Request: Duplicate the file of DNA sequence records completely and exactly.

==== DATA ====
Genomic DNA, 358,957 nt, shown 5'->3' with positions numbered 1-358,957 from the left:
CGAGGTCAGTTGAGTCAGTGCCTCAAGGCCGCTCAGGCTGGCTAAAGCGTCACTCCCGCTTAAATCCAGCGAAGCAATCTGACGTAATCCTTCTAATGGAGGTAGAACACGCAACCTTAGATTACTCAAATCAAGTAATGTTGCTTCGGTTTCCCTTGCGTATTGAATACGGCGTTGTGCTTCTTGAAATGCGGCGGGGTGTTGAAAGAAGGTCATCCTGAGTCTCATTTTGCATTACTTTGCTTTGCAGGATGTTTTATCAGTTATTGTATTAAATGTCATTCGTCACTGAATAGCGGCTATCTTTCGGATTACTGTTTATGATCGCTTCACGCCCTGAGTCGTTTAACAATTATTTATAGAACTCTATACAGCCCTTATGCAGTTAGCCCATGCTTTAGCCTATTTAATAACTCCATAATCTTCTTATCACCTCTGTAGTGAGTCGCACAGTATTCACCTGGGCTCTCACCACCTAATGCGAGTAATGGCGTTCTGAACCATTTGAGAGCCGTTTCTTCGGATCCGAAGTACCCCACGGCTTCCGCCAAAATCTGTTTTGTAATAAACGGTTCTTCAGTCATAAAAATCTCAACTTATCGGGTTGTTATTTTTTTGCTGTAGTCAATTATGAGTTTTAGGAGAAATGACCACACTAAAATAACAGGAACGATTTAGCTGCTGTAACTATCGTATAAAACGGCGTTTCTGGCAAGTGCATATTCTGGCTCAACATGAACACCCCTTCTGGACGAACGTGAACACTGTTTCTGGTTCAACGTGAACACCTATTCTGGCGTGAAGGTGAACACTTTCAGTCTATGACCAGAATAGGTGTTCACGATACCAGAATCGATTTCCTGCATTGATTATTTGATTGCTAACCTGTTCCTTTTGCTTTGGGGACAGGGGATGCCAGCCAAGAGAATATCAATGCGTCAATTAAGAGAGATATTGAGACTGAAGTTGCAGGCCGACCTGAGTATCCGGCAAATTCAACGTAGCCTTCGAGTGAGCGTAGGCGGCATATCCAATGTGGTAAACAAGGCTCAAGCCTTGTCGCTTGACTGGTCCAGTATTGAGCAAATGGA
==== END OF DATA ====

Genomic DNA, 358,957 nt, shown 5'->3' with positions numbered 1-358,957 from the left:
CGAGGTCAGTTGAGTCAGTGCCTCAAGGCCGCTCAGGCTGGCTAAAGCGTCACTCCCGCTTAAATCCAGCGAAGCAATCTGACGTAATCCTTCTAATGGAGGTAGAACACGCAACCTTAGATTACTCAAATCAAGTAATGTTGCTTCGGTTTCCCTTGCGTATTGAATACGGCGTTGTGCTTCTTGAAATGCGGCGGGGTGTTGAAAGAAGGTCATCCTGAGTCTCATTTTGCATTACTTTGCTTTGCAGGATGTTTTATCAGTTATTGTATTAAATGTCATTCGTCACTGAATAGCGGCTATCTTTCGGATTACTGTTTATGATCGCTTCACGCCCTGAGTCGTTTAACAATTATTTATAGAACTCTATACAGCCCTTATGCAGTTAGCCCATGCTTTAGCCTATTTAATAACTCCATAATCTTCTTATCACCTCTGTAGTGAGTCGCACAGTATTCACCTGGGCTCTCACCACCTAATGCGAGTAATGGCGTTCTGAACCATTTGAGAGCCGTTTCTTCGGATCCGAAGTACCCCACGGCTTCCGCCAAAATCTGTTTTGTAATAAACGGTTCTTCAGTCATAAAAATCTCAACTTATCGGGTTGTTATTTTTTTGCTGTAGTCAATTATGAGTTTTAGGAGAAATGACCACACTAAAATAACAGGAACGATTTAGCTGCTGTAACTATCGTATAAAACGGCGTTTCTGGCAAGTGCATATTCTGGCTCAACATGAACACCCCTTCTGGACGAACGTGAACACTGTTTCTGGTTCAACGTGAACACCTATTCTGGCGTGAAGGTGAACACTTTCAGTCTATGACCAGAATAGGTGTTCACGATACCAGAATCGATTTCCTGCATTGATTATTTGATTGCTAACCTGTTCCTTTTGCTTTGGGGACAGGGGATGCCAGCCAAGAGAATATCAATGCGTCAATTAAGAGAGATATTGAGACTGAAGTTGCAGGCCGACCTGAGTATCCGGCAAATTCAACGTAGCCTTCGAGTGAGCGTAGGCGGCATATCCAATGTGGTAAACAAGGCTCAAGCCTTGTCGCTTGACTGGTCCAGTATTGAGCAAATGGA